decided: May 28, 1976.
WORKMEN'S COMPENSATION APPEAL BOARD OF THE COMMONWEALTH OF PENNSYLVANIA AND DOROTHY L. MCCOY
D.L. CLARK COMPANY, APPELLANT
Appeal from the Order of the Workmen's Compensation Appeal Board in case of Dorothy L. McCoy v. D.L. Clark Company, No. A-70331.
Robert G. Simasek, with him Stein and Winters, for appellant.
Michael B. Kaleugher, with him Rosenberg, Kirshner & Kaleugher, and James N. Diefenderfer, for appellees.
Judges Wilkinson, Jr., Mencer and Blatt, sitting as a panel of three. Opinion by Judge Blatt. Judge Kramer did not participate in the decision in this case.
[ 24 Pa. Commw. Page 658]
This is an appeal by the D.L. Clark Company (Clark) from a decision and order of the Workmen's Compensation Appeal Board (Board) affirming a referee's decision to grant total disability benefits to Dorothy L. McCoy (claimant) for injuries suffered at work on January 15, 1971.
The claimant had been employed as a production line worker by Clark, a candy manufacturer, where her duties included responsibility for supplying empty two-pound candy boxes to a candy packing machine. The empty
[ 24 Pa. Commw. Page 659]
boxes were contained in cases weighing from thirty to thirty-five pounds each, which were located on the floor underneath a conveyor belt where the claimant worked. On Friday, January 15, 1971, she was attempting to lift one of these cases when she experienced pain in her back. She completed work that day, but her back discomfort became so severe as to prevent her from returning to work on Monday, January 18, 1971, or any time thereafter. She then filed for disability benefits pursuant to the provisions of The Pennsylvania Workmen's Compensation Act*fn1 (Act), 77 P.S. § 1, et seq.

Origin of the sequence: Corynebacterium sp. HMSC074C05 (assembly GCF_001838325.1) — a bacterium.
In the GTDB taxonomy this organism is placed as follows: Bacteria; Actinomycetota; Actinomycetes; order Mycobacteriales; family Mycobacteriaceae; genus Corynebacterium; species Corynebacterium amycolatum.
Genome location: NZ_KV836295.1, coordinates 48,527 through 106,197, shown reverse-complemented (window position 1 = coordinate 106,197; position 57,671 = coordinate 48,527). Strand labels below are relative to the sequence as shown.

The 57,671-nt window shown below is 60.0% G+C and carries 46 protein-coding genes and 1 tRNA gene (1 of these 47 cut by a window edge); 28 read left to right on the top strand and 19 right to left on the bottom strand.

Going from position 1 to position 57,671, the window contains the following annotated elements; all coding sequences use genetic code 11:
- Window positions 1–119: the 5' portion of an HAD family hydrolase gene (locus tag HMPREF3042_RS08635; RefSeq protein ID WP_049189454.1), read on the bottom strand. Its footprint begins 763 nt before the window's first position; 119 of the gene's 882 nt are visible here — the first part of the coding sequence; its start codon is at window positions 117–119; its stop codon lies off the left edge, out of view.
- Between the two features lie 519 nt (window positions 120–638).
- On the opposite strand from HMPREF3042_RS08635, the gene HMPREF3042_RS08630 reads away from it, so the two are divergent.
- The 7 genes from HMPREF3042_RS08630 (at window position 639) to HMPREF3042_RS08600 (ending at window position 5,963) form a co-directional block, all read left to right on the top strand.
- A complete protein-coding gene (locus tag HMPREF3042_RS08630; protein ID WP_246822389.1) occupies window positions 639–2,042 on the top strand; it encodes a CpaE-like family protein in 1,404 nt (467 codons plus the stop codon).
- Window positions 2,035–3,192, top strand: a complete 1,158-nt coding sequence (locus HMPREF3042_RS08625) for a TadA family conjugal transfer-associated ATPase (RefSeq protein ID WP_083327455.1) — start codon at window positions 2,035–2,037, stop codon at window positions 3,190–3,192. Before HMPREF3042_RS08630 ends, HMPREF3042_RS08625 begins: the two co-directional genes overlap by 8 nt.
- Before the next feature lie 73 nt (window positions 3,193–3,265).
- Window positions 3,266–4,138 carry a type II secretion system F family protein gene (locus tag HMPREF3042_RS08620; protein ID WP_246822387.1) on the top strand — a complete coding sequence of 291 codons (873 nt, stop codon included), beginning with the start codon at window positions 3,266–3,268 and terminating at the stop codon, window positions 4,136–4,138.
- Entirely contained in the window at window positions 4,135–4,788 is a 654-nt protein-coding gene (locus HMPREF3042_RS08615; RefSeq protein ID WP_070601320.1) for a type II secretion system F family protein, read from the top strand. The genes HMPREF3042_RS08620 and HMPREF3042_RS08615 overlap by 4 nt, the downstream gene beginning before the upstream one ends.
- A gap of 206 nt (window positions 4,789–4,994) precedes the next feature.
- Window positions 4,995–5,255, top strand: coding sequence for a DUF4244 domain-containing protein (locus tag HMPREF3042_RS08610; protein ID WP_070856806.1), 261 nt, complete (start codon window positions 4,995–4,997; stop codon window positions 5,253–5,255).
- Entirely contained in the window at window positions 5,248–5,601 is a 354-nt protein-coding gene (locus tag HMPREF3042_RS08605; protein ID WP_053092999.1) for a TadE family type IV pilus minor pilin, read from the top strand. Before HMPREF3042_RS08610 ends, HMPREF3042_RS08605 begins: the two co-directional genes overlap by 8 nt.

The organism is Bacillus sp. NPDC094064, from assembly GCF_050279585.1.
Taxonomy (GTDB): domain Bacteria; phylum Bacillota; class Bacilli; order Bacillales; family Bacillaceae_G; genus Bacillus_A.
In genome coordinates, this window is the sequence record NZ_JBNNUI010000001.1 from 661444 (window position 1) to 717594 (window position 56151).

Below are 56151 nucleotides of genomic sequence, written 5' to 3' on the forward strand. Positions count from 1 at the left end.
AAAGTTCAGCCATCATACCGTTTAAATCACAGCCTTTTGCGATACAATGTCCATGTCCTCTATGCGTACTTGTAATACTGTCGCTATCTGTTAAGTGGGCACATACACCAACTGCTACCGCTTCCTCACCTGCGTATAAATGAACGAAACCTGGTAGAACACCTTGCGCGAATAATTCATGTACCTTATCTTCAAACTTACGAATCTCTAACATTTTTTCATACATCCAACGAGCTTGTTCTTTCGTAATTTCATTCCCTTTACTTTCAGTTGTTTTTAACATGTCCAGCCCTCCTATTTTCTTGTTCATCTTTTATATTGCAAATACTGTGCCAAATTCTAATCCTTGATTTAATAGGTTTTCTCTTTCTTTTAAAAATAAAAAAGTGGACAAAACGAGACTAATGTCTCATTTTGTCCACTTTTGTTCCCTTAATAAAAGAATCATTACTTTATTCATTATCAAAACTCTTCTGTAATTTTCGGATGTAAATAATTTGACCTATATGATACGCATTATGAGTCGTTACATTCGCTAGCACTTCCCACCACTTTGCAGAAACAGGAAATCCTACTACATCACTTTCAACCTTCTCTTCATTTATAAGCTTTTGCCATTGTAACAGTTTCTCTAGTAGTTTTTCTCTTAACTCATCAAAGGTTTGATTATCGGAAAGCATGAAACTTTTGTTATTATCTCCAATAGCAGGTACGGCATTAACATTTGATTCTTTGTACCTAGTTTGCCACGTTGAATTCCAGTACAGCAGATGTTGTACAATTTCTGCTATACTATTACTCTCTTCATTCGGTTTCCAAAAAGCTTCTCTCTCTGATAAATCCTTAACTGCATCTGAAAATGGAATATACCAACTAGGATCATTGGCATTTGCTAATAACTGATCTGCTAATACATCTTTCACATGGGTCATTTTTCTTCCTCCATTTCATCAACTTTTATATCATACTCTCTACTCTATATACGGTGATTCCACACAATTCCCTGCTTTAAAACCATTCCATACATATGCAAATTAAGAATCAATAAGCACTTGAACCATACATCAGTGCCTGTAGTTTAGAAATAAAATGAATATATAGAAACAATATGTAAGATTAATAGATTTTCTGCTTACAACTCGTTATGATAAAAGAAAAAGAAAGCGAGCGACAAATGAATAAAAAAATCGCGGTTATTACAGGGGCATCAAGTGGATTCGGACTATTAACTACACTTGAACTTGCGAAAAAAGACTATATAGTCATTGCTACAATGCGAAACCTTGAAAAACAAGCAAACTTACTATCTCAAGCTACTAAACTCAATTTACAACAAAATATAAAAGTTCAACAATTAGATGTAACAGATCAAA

Hearings were held in March and May of 1972 before a referee who received various medical records and took testimony from both the claimant and the employer indicating, inter alia, that the claimant had previously suffered a compensable back injury in a job-related accident in May of 1967. The referee concluded, however, that the claimant sustained a disabling injury in an accident on January 15, 1971 and awarded total disability benefits. On appeal, the Board remanded the case back to the referee for a determination as to whether or not the injuries sustained on January 15, 1971 were actually caused by the lifting incident on that date or by the prior incident in May of 1967.*fn2
[ 24 Pa. Commw. Page 660]
Upon remand, the referee took additional testimony from the claimant and received into evidence the depositions of the claimant's physician and of two of Clark's physicians. He then issued a second decision on May 21, 1975 concluding that the claimant's disability was directly caused by the lifting incident on January 15, 1971, and again he awarded total disability benefits. The Board affirmed on appeal and Clark has now appealed to this Court.